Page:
(2009) JRC 218

This case considered for the first time the extent of the jurisdiction of the Royal Court to penalise an executor or a trustee by holding them personally responsible for the costs of an administrative action, and the relevant test to be applied in considering the imposition of such penalties.

Facts

The case concerned an application by the legatee of an estate (the “representor”) for an order that the costs of a representation brought by the representor concerning the conduct of the executor be paid by the executor and that the executor be prevented from claiming his costs in respect of the representation from the estate. However, the decision will be of interest to trustees as the Court considered that no material distinction should be drawn in the context of the costs of an administrative action between the position of an executor and the position of a trustee as both owe fiduciary duties, either to the legatees or to the beneficiaries as the case may be.

Having established that the Court had a broad discretion to award costs incidental to proceedings in the Royal Court under Article 2 of the Civil Proceedings (Jersey) Law 1956 and a similar broad discretion under Article 53 of the Trusts (Jersey) Law 1984 in respect to the payment of costs out of trust property, three issues were identified by the Court for determination:-

  • Should an order for costs be made against the executor personally?
  • Should it be on an indemnity basis?
  • Should the executor be prevented from recovering his own costs in relation to the representation out of the estate?

Decision

Firstly, as to whether an order for costs should be made against the executor personally, the Court considered that this question was discretionary. The Court stated that an executor or trustee has a margin of discretion and must be free to conduct himself, and to take decisions, within the parameters of a reasonable framework as he sees fit.

The Court left for another day consideration as to whether the margin of discretion for a professional executor or trustee who is being remunerated should be more narrowly circumscribed than that of an unremunerated executor or trustee.

However, the Court stated that an unremunerated executor or trustee will not lightly be ordered to pay the costs of litigation if he has made an innocent mistake or acted in a manner which has ex post facto been shown to be misguided or even careless. At the same time, a legatee or beneficiary is entitled to expect a reasonable level of competence, proportionality and good sense from the person entrusted with protecting his interests.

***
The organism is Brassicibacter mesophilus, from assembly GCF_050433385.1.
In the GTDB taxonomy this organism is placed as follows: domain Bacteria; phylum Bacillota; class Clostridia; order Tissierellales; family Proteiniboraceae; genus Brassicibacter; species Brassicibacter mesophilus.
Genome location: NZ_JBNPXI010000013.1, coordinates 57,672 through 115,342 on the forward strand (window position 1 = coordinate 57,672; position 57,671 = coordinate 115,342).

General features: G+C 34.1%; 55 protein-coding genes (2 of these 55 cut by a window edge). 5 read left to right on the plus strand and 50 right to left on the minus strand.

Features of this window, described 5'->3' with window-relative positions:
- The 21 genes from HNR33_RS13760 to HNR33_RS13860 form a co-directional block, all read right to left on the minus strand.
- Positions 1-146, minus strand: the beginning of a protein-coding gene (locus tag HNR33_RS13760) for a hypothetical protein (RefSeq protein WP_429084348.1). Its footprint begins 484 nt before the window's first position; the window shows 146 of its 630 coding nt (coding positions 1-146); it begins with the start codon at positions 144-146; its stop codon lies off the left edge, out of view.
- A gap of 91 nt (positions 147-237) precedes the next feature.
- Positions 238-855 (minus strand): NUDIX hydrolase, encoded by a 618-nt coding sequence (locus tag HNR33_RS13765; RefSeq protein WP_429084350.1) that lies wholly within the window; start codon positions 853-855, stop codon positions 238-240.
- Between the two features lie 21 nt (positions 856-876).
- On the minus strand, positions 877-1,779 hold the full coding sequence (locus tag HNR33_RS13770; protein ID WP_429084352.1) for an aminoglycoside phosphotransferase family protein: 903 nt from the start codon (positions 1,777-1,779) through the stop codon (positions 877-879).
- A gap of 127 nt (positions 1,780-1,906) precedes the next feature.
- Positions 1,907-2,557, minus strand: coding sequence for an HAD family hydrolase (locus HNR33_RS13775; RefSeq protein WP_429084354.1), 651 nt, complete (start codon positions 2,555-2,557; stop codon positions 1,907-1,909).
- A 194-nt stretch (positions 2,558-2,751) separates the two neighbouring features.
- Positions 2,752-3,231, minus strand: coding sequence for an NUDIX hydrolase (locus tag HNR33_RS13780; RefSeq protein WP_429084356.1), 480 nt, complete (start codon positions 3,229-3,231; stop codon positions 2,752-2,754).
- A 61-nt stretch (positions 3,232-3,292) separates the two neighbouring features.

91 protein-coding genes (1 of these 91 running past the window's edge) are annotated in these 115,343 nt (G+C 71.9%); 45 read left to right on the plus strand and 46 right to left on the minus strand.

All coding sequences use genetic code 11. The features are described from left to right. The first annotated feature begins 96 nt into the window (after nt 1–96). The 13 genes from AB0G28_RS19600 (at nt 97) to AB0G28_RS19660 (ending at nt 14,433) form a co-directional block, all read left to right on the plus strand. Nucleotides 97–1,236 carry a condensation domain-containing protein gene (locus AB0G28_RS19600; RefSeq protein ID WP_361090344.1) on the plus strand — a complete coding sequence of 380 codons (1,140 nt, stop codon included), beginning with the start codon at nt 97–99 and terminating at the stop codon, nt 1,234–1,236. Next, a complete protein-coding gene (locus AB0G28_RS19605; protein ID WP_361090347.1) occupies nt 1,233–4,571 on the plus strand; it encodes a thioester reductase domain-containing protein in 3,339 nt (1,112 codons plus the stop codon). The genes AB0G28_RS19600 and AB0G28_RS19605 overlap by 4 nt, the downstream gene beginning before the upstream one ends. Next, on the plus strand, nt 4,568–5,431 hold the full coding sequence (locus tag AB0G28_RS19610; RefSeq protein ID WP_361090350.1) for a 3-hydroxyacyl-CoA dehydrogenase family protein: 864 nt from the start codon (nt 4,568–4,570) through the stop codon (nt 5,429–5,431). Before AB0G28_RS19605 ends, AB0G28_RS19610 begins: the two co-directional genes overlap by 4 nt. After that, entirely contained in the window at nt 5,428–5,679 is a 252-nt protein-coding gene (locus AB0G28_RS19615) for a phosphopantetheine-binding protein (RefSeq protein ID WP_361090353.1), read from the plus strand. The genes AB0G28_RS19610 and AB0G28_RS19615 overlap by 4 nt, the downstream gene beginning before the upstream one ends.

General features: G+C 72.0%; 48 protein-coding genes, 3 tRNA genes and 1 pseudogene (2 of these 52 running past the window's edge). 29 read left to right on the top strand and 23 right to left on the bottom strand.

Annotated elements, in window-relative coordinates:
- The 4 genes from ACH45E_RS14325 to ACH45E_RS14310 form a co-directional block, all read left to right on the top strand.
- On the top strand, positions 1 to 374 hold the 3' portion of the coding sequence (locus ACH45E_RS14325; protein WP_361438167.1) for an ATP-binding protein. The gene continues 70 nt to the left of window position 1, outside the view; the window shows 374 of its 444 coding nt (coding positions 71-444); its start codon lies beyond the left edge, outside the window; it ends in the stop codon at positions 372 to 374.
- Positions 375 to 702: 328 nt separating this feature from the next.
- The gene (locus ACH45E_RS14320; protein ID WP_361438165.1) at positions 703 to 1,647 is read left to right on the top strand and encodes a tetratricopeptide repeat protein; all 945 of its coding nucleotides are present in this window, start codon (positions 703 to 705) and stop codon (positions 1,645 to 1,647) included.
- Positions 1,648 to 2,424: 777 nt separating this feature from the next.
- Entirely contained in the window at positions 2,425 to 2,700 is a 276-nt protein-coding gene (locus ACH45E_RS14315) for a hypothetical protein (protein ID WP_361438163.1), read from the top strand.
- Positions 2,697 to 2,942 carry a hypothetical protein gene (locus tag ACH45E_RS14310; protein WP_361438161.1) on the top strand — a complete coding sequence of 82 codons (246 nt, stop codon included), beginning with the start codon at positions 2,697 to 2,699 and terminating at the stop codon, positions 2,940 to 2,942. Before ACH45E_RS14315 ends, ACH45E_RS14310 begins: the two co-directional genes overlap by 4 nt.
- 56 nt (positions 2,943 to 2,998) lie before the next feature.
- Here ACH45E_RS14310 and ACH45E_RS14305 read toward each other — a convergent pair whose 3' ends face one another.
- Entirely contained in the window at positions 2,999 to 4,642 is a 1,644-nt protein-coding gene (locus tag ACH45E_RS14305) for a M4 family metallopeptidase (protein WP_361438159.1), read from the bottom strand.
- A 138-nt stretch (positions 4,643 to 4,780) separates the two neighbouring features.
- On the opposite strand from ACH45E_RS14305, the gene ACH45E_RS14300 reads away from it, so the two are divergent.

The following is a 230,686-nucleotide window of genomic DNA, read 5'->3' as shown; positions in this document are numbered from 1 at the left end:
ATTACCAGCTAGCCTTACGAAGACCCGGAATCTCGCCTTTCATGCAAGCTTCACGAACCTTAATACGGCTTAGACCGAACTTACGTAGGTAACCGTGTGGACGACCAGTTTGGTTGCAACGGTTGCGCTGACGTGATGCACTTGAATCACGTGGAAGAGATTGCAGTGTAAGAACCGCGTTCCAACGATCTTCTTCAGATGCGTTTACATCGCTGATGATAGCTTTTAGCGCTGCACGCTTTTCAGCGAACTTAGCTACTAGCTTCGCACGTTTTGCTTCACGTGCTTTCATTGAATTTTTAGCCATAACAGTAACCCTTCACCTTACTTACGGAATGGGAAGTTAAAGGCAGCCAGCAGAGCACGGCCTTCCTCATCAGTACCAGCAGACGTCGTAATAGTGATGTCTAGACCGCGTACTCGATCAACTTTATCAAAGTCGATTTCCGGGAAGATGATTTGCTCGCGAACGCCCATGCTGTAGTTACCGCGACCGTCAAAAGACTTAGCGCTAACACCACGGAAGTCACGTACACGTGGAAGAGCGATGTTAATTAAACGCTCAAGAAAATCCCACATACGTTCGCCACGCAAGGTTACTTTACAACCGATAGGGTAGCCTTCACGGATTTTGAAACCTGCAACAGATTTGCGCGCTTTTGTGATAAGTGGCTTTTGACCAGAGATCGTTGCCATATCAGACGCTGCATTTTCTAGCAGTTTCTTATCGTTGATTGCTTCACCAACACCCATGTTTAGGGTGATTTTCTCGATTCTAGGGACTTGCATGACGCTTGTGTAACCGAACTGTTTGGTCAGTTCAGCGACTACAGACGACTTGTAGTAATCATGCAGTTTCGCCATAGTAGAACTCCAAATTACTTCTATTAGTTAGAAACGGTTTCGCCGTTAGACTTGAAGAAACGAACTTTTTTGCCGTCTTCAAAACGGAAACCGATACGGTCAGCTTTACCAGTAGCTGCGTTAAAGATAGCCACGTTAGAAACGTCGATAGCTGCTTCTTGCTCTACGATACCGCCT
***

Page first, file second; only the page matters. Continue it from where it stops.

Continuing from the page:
Therefore, the Court held that an element of intransigence or unreasonableness was required before an executor can be held liable to pay the costs of a legatee in an administrative action, but that it is not necessary to show fraud or dishonesty. The test is that the executor’s conduct must have crossed the threshold of reasonably justifiable behaviour.

Secondly, as to whether costs should be awarded on a standard basis or indemnity basis, the Court relied upon the leading authority of Dixon-v-Jefferson Seal [1998] JLR 47 wherein the general principle was endorsed that an award of indemnity costs requires “some special or unusual feature” or “a particular reason for departing from normal practice.”

In Ogier Trustee (Jersey) Limited-v-CI Law Trustees Limited and another [2006] JRC 158, Deputy Bailiff Birt (as he then was) stated that the normal order where a trustee fails in its duty should be an order for indemnity costs, the reason being that it is hard to see why costs incurred because of a breach of a fiduciary duty owed by a trustee should fall on the beneficiaries. Such a breach would constitute special or unusual circumstances.

Thirdly, as to whether the executor should be prevented from recovering his own costs in relation to the representation out of the estate, the Court stated that, as matter of general principle, an executor is entitled to recover the costs of the administration from the estate and, therefore, if an executor brings an application to the Court regarding the administration of the estate, he will ordinarily be able to recover the costs of such an application from the gross moveable estate.

However, if an executor is ordered to pay the costs of an administrative action personally, it is likely to follow that he will be deprived of his usual indemnity from the estate. The Court stated that there would be no logic in ordering an executor to pay the costs of a legatee, while at the same time allowing the executor to recover his costs from the gross estate at the expense (in whole or in part) of that same legatee.

On the facts of the case, the Court considered that there had been a breach of fiduciary duty by the executor, but that the breach of duty was not so grave as to justify the imposition of indemnity costs. The executor was, therefore, ordered to pay the representor’s costs on the standard basis from the date that “his conduct crossed the threshold of what was justifiable, proportionate and reasonable” and, furthermore, the executor was deprived of an indemnity for his own costs from the estate.

Comment

This case is helpful for two reasons. Firstly, because of the useful comparison drawn by the Court between the analogous offices of executor and trustee, and, secondly, for any person, professional or otherwise, undertaking the role of executor.